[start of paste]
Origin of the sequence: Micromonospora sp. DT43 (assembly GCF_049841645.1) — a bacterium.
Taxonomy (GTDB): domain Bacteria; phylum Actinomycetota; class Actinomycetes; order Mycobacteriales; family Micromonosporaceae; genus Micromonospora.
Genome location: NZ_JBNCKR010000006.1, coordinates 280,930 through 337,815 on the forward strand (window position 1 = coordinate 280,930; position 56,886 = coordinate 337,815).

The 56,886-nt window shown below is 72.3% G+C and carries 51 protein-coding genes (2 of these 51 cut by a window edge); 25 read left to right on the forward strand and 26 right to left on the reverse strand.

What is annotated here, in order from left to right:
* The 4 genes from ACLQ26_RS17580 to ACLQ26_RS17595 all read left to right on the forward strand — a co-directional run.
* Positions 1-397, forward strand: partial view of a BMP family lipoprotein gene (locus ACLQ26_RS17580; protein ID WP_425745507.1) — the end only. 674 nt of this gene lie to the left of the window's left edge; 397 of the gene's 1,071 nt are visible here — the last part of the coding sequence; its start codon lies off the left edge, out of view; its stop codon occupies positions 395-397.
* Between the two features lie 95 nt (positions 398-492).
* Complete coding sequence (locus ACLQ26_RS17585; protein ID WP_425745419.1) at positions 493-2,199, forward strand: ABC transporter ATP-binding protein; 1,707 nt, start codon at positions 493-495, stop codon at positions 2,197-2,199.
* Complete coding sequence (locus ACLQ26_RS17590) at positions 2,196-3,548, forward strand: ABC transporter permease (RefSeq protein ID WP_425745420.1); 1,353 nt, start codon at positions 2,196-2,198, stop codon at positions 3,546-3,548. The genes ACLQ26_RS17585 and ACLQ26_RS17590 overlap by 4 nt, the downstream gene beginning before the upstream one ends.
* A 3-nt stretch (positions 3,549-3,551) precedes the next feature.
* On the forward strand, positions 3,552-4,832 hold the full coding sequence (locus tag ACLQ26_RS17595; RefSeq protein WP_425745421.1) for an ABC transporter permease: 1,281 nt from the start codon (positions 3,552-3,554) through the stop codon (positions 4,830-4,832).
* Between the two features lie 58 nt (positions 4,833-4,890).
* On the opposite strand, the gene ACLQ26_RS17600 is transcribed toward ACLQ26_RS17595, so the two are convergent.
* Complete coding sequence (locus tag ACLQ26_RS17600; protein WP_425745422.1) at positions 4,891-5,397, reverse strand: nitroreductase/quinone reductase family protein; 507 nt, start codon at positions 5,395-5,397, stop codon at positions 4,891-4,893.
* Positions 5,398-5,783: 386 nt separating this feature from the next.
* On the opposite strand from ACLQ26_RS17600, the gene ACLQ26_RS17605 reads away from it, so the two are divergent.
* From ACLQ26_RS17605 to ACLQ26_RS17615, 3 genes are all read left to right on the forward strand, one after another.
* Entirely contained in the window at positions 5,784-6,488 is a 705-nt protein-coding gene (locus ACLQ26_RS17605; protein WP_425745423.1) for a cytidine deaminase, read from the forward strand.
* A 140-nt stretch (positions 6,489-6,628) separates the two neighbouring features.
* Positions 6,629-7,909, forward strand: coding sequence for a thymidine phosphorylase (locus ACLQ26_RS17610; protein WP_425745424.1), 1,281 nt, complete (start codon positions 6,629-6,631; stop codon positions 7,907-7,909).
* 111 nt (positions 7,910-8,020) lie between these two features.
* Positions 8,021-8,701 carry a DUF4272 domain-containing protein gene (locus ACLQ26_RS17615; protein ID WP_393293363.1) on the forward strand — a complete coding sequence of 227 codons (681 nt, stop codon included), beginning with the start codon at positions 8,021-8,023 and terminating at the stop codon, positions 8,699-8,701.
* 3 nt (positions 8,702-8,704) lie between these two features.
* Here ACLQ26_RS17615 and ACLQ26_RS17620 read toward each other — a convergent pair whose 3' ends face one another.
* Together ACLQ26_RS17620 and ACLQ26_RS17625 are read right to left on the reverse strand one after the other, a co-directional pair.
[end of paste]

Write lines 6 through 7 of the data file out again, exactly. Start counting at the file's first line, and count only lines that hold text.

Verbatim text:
* The 4 genes from ACLQ26_RS17580 to ACLQ26_RS17595 all read left to right on the forward strand — a co-directional run.
* Positions 1-397, forward strand: partial view of a BMP family lipoprotein gene (locus ACLQ26_RS17580; protein ID WP_425745507.1) — the end only. 674 nt of this gene lie to the left of the window's left edge; 397 of the gene's 1,071 nt are visible here — the last part of the coding sequence; its start codon lies off the left edge, out of view; its stop codon occupies positions 395-397.